People react differently to tragedies: some mourn, some speak up, and some avoid the sorrow. In Slaughterhouse-Five, Kurt Vonnegut suggests the danger and inhumanity of turning away from the discomfort by introducing Billy Pilgrim as someone who is badly affected by the aftermath of the Dresden bombing, and the Tralfamadorians as the aliens who provide an easy solution to Billy. It is simpler to avoid something as tragic as death, but Vonnegut stresses the importance of confronting it. Vonnegut, like many artists, expresses his ideas through his creations. The significance of art is not confined to helping and inspiring the general public; the process of creating art also becomes another form of coping mechanism for artists.
In Slaughterhouse-Five, Vonnegut expresses one of his ideas by focusing on the emotional impact of wars, instead of historical details. Because of this, Slaughterhouse-Five has received criticism for not being an accurate account of the Dresden bombing. There is no cause and effect in the book, not even a climax that is common to making it a good work of fiction. Vonnegut puts together the novel with small episodes and scatters them throughout the book without an actual timeline – the readers are traveling with Billy being spastic in time, living in the past, the present, and the future. It is, after all, not a history book but a science fiction novel. Vonnegut clarifies the logic of the novel’s style through the Tralfamadorians, who explain to Billy the layout of their books: “There is no beginning, no middle, no end, no suspense, no moral, no causes, no effects. What we love in our books are the depths of many marvelous moments seen all at one time” (Vonnegut 112). It is clear that the Tralfamadorians...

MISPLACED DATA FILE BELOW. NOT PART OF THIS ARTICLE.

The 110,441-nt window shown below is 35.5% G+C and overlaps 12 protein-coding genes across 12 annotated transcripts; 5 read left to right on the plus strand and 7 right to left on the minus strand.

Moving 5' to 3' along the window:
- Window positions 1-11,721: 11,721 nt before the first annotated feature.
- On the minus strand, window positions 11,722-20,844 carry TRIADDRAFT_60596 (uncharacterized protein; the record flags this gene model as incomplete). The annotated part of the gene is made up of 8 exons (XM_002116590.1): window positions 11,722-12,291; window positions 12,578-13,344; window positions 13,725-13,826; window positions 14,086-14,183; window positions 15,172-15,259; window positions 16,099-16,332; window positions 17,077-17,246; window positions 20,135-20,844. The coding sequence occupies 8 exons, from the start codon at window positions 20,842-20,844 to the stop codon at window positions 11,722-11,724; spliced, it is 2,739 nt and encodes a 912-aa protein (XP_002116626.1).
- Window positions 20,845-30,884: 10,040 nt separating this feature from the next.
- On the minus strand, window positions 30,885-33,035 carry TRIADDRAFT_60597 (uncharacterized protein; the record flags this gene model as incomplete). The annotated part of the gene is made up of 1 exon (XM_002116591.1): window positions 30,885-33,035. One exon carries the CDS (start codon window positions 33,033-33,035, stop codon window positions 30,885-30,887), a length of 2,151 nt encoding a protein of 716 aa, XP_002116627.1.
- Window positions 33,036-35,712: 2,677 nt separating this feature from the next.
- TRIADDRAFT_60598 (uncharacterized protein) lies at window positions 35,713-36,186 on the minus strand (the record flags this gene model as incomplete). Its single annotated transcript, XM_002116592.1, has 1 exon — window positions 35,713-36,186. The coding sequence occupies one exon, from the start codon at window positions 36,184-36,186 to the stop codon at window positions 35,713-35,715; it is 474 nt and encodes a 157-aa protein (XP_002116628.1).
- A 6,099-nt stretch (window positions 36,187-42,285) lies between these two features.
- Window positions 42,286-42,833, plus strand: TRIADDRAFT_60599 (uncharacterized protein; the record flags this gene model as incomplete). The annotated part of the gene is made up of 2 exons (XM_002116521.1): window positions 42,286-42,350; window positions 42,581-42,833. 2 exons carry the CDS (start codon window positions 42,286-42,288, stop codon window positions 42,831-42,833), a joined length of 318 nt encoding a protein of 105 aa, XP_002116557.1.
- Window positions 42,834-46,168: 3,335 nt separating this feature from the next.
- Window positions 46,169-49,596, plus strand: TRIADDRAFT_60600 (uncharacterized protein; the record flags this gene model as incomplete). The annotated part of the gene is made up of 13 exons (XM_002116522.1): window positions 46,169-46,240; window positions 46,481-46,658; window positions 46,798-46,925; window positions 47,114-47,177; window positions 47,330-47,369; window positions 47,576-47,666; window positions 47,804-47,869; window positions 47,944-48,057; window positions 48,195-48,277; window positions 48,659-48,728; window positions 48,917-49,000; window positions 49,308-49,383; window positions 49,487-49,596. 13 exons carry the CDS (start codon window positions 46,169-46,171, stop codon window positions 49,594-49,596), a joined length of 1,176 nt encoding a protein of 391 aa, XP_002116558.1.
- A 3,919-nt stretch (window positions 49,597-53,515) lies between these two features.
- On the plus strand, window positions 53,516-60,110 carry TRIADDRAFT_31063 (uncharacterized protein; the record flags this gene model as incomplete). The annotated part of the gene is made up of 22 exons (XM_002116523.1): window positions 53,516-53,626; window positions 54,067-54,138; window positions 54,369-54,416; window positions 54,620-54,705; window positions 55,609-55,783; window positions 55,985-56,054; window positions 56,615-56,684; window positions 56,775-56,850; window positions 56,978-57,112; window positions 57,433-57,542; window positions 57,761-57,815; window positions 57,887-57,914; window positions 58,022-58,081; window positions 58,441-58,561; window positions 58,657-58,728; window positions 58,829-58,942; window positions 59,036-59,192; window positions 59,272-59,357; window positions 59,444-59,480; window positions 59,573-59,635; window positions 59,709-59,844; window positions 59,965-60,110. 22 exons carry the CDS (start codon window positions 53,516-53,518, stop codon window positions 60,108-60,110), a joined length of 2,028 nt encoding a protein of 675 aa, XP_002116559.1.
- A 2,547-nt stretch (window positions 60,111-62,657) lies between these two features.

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Vonnegut, Kurt. Slaughterhouse-Five. New York: Dial. 2009. Print.
Vees-Gulani, Suzanne. “Diagnosing Billy Pilgrim: A Psychiatric Approach to Kurt Vonnegut's Slaughterhouse-Five.” Critique 44.2 (2003): 175-84. Print.
Rackstraw, Loree. “The Vonnegut Cosmos.” The North American Review 267.4 (Dec. 1982): 63-67. JSTOR. Web. 25 Sept. 2011.
Simpson, Josh. “‘This Promising of Great Secrets’: Literature, Ideas, and the (Re)Invention of Reality in Kurt Vonnegut’s God Bless You, Mr. Rosewater, Slaughterhouse-Five, and Breakfast of Champions Or ‘Fantasies of an Impossibly Hospitable World’: Science Fiction and Madness in Vonnegut’s Troutean Trilogy.” Critique 45.3 (2004): 261-71. Print.
Grace, Gillian. “Music for a broken city: The Cellist of Sarajevo is a novel-length lament of war.” Canadian Broadcasting Corporation. CBC, 22 April. 2008. Web. 28 Sept. 2011.
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